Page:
Then something new happened. Half of the Senate Judiciary Committee created this standard: “I believe Christine.”
It is an inescapable irony that the Kavanaugh Standard—“I believe”—is being established inside the context of a nomination to the highest U.S. court. This new standard for court nominees (and surely others in and outside politics) would be that judgment can be rendered in the absence of substantive argument or any legal standard relating to corroboration, cross-examination or presumption of innocence. The new, operative standard, assuming two Republican senators abandon Judge Kavanaugh, will come down to a leap of faith.
I have been wondering what the rest of the nation’s sitting judges are making of the Kavanaugh proceedings. Looking at what has happened recently to university professors accused and then abandoned by their schools and colleagues for alleged racial offenses, or at the spectrum of proof in #MeToo incidents, it is clear that the political and academic left are contesting centuries-old standards of evidence. Liberal jurisprudence and its arguments with conservatives, for example over Fourth Amendment search cases, is being displaced by a Democratic left—there is no other way to describe it—that prefers rough justice.
Professors at Yale Law School canceled classes this week so that much of the student body could travel to Washington to support Ms. Ford’s allegations, which suggests that the most popular class at Yale these days must be “Legal Principles from the Stone Age to the 10th Century.” It’s not a joke.
In a more conciliatory atmosphere, one might say that even if the claims of a high-school offense were true, surely there is a case in adulthood for forgiveness. But these are unforgiving times, and that virtue is out the window. The question is whether the Senate’s advice and consent for appointment to the U.S. Supreme Court should be reduced to simple secular belief. More important is that the entire country is watching now, and we’ll find out soon what the American system of law is going to look like for the next 25 years.”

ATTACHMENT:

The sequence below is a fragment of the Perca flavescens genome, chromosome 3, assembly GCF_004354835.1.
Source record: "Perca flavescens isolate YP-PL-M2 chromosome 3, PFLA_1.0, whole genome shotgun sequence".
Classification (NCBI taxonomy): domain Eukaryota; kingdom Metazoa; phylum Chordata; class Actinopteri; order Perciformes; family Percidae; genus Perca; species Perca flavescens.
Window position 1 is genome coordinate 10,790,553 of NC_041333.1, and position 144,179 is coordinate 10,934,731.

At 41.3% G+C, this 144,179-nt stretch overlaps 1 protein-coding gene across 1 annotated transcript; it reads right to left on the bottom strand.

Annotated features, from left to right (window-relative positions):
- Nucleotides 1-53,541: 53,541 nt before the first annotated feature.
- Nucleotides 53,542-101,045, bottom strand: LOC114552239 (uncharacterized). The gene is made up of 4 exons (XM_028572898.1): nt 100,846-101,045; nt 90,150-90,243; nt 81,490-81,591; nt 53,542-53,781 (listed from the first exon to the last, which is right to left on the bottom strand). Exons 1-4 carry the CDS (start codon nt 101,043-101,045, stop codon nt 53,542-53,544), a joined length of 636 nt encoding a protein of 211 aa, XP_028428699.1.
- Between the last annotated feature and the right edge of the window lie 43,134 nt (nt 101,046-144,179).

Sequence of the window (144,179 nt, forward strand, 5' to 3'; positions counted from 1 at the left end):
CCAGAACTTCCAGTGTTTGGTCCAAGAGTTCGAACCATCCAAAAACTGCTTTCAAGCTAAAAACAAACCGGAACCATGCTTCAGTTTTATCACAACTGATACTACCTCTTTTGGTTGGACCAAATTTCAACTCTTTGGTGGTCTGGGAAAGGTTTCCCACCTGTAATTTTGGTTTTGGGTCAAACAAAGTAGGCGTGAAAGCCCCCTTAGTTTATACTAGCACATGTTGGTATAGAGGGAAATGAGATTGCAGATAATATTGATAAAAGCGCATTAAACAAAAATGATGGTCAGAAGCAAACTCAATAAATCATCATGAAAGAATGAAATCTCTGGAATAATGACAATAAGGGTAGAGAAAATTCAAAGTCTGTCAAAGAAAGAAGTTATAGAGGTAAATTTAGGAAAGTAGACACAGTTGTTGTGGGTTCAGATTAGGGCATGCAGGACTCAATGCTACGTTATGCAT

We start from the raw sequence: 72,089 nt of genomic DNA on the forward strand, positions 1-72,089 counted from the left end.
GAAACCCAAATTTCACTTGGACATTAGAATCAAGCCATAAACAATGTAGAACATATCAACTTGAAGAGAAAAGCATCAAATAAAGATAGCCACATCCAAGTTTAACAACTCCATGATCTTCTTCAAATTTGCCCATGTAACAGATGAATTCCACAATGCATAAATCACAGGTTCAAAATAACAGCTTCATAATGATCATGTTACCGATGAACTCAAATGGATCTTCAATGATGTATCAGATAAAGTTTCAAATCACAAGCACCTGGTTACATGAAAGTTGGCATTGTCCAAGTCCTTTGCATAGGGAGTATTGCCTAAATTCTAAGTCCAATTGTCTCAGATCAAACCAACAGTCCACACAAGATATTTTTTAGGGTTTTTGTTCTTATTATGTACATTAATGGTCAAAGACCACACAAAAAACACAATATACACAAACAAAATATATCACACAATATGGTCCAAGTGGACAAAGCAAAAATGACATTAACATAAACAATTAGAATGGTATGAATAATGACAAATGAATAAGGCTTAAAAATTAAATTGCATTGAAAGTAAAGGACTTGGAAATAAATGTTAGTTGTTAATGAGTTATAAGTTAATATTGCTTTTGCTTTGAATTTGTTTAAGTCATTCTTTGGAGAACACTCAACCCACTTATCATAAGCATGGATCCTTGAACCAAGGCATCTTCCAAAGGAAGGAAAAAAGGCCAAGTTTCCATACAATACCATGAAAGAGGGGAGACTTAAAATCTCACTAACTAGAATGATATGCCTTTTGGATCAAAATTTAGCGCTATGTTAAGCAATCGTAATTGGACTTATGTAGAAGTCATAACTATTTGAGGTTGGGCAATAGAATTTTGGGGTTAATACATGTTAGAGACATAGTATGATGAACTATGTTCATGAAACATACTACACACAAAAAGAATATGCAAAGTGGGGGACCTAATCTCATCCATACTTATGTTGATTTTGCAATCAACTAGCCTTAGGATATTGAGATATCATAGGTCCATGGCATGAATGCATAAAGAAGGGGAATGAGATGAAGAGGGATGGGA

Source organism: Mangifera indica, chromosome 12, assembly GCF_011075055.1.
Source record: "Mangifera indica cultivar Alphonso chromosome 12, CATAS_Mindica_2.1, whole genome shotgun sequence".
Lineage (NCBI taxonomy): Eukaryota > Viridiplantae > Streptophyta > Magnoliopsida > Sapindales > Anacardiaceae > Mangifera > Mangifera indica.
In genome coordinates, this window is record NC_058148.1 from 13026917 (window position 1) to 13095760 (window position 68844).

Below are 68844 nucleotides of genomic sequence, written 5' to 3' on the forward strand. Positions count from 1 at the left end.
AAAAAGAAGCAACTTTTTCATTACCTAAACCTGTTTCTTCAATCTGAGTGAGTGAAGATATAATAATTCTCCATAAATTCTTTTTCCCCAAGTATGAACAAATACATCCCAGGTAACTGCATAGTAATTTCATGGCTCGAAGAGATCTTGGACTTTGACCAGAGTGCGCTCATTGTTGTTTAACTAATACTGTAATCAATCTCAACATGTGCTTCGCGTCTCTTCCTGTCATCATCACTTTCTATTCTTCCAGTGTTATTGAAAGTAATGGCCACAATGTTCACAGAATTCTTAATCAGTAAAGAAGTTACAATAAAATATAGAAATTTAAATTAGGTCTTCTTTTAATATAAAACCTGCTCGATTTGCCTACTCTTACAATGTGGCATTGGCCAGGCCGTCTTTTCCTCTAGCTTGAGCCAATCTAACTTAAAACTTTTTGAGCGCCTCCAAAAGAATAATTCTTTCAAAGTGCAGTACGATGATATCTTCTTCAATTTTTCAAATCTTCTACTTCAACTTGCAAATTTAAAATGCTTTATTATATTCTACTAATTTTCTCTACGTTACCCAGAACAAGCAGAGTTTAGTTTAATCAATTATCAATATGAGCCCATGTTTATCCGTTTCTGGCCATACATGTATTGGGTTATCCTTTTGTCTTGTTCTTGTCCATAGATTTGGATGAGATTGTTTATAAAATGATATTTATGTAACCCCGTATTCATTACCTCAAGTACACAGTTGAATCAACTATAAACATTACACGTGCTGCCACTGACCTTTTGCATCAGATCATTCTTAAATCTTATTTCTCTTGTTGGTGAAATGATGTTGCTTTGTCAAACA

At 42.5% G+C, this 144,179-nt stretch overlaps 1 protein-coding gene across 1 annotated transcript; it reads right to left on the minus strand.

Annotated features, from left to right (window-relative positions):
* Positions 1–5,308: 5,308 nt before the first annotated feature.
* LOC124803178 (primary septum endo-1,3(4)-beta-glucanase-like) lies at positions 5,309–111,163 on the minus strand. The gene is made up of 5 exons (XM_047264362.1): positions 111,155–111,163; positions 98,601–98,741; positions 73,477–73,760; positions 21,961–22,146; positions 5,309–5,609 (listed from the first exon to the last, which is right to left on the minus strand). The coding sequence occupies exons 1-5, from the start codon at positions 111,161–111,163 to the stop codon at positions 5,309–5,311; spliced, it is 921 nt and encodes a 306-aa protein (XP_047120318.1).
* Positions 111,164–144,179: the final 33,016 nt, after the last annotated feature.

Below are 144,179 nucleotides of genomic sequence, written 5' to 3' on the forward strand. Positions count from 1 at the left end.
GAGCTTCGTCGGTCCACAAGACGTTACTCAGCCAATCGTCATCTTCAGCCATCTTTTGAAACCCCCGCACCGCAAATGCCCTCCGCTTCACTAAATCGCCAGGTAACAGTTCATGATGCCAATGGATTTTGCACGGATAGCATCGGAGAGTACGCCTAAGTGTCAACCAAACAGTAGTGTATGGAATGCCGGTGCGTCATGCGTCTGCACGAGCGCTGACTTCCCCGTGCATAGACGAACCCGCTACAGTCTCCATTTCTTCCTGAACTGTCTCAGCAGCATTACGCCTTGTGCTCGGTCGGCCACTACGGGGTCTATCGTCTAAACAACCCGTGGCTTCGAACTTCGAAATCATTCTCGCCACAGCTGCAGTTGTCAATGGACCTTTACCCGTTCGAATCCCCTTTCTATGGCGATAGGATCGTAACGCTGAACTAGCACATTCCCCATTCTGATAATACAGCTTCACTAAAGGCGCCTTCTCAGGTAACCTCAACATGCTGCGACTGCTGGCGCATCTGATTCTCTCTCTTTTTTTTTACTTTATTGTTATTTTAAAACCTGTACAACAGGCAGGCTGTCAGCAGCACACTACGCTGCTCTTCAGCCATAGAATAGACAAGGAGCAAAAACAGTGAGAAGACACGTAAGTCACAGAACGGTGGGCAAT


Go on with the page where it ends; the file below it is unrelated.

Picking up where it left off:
So, dear readers, you might be saying “I believe whomever” in these confirmation hearings, and you think that matters. What matters more are the principles by which we are governed and protected from over-governing. I enumerated some of those principles above. While the “advise and consent” function of the Senate is hardly a criminal trial, the standards established will slop over into our entire legal system. If you really think it matters in the long run whom you believe, rather than assuming the innocence of the accused and putting the burden of proof on the accuser, pray to God that you are never the accused, neither justly nor unjustly! Oh, by the way, the penalty in ancient Israel for false accusation was for the punishment intended had the accused been guilty, to fall on the accuser. Maybe we should bring that one back.

Author: iamcurmudgeon

When I began this blog, I was a 70 year old man, with a young mind and a body trying to recover from a stroke, and my purpose for this whole blog thing is to provoke thinking, to ridicule reflex reaction, and provide a legacy to my children.